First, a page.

Review: Will Grayson, Will Grayson by John Green & David Levithan

The pure and simple truth
Is rarely pure and never simple.
What’s a boy to do
When lies and truth are both sinful?

I understand why some people would be reluctant to read about two Will Graysons and “the world’s largest person who is really, really gay, and also the world’s gayest person who is really, really large.” It is a story that bravely delves into the painful process of finding and discovering one’s own sense of identity and being comfortable in the skin you were born with. Homosexuality is not a novel concept in young adult literature but it certainly still evokes mixed emotions from a multitude of readers.

Will Grayson, Will Grayson revolves around a typical guy in high school named Will Grayson, who is perpetually confused and perfectly contented with remaining invisible, and another Will Grayson, a poster child for depression, who is coming to terms with his own sexuality. In the center of the Twinkie is a gooey mad ball of energy and all-around gayness named Tiny Cooper, who directly distorts and affects the lives of the two protagonists and the people around them. On a random happenstance, the two Will Graysons meet and what follows is a mess of rainbows.

John Green and David Levithan, both prominent fixtures in young adult literature, have given authentic voices to their characters. As in all novels by both Green and Levithan, the characters come with their own set of quirks, personal baggage, flaws, interesting life experiences, and endless stream of creatively constructed swear words. Both authors have handled the narratives well by making use of alternating perspectives between the two central characters.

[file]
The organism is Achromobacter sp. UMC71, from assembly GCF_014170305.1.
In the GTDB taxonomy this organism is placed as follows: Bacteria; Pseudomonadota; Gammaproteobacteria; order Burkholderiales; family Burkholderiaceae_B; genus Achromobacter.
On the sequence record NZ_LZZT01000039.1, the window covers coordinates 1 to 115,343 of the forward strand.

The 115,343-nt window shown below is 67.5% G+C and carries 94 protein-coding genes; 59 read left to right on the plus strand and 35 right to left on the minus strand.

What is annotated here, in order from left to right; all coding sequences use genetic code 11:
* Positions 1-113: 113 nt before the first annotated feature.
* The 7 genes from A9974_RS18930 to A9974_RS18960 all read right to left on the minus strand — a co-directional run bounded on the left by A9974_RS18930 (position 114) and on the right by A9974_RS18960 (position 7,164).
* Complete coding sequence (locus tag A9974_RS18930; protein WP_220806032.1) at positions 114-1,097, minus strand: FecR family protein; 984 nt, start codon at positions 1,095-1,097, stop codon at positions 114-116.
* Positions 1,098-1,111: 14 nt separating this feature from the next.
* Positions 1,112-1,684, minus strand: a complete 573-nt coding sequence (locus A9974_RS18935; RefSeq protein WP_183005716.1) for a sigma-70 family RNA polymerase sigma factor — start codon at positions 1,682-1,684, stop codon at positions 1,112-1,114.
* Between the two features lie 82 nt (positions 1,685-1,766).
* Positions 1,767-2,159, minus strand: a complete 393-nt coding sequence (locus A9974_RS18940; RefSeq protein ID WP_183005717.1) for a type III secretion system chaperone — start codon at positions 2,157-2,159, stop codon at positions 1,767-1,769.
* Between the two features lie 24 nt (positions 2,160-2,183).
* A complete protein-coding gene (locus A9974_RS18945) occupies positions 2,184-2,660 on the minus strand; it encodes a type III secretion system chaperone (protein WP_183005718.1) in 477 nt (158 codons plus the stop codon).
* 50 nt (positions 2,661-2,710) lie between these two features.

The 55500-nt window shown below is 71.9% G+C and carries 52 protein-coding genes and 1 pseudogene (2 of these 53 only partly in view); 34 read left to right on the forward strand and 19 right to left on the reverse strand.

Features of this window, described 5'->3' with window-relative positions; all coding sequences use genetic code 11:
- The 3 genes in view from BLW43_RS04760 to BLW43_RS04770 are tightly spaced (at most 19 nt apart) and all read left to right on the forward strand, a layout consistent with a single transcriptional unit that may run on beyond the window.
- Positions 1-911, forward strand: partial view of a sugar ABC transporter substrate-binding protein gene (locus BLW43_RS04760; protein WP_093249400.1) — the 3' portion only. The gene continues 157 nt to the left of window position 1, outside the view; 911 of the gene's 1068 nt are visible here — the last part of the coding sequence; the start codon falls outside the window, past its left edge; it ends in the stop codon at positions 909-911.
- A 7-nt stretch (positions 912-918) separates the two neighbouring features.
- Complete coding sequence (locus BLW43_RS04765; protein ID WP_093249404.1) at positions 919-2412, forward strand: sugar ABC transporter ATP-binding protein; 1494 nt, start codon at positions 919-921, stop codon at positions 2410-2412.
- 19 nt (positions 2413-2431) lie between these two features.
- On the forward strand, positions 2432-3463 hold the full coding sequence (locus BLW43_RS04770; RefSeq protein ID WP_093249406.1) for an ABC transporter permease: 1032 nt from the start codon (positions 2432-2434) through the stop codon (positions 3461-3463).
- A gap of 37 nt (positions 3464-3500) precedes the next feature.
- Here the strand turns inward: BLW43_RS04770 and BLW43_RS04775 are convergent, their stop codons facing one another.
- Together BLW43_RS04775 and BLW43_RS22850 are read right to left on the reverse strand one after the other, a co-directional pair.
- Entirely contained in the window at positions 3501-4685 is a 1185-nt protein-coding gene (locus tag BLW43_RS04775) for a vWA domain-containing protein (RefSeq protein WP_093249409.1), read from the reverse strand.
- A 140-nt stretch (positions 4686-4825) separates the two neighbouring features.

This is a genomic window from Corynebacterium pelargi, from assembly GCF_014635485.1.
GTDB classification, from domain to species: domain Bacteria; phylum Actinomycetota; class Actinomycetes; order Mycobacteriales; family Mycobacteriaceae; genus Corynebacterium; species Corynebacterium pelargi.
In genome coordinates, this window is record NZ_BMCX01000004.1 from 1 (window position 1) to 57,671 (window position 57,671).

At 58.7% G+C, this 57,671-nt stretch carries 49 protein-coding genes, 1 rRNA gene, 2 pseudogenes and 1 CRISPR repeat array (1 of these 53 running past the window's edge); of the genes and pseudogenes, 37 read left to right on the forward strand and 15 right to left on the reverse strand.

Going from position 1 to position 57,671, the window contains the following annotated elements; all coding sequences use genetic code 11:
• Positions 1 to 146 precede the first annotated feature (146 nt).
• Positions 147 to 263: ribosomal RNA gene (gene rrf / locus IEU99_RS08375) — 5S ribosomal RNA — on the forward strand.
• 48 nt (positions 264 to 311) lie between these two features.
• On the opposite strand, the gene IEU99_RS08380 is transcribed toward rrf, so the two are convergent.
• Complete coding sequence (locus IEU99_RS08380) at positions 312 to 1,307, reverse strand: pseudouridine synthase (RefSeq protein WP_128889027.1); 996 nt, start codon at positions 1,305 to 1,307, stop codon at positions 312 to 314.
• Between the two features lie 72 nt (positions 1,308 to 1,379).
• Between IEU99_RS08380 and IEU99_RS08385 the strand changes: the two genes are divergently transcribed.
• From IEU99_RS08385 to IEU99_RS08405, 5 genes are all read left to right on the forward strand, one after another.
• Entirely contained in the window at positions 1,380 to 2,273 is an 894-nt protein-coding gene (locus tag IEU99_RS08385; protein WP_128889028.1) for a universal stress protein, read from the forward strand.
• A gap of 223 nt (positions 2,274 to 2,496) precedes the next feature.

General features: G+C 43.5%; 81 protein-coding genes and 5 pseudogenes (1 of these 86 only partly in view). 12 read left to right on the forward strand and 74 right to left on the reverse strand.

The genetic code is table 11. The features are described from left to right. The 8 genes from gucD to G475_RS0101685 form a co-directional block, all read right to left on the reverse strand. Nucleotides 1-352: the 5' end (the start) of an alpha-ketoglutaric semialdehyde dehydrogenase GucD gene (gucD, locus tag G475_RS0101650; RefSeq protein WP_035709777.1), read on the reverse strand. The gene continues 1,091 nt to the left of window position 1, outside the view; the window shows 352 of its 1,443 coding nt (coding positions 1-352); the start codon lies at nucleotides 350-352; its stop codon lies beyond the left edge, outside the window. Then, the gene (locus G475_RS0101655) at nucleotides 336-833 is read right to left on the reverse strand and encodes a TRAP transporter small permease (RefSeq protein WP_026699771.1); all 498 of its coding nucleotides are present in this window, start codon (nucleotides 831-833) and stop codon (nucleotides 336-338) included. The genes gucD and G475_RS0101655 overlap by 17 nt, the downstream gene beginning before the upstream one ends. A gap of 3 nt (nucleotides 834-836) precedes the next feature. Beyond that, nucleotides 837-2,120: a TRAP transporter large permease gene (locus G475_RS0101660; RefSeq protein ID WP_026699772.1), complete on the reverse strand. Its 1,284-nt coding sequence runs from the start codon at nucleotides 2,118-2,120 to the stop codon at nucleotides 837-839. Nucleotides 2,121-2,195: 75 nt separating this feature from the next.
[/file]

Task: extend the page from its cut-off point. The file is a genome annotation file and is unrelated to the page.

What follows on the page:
Ultimately, Will Grayson, Will Grayson is a tale of falling in love, falling out of love, letting yourself fall, and not being afraid about the landing. It is essentially about acceptance and coming to terms with our own sense of individuality. It’s not perfect and the themes could have still been fleshed out and explored more. Still, it allows its readers to think and evaluate the way we view things. I understand why there would be reluctant readers but if you just pick up the book and continue reading it with an open mind, I’m sure you’ll find something to love about it.

This was a post by Hanna, who is eating chocolate porridge and listening to Esperanza Spalding on a lazy Sunday.

Review: Will Grayson, Will Grayson by John Green & David Levithan

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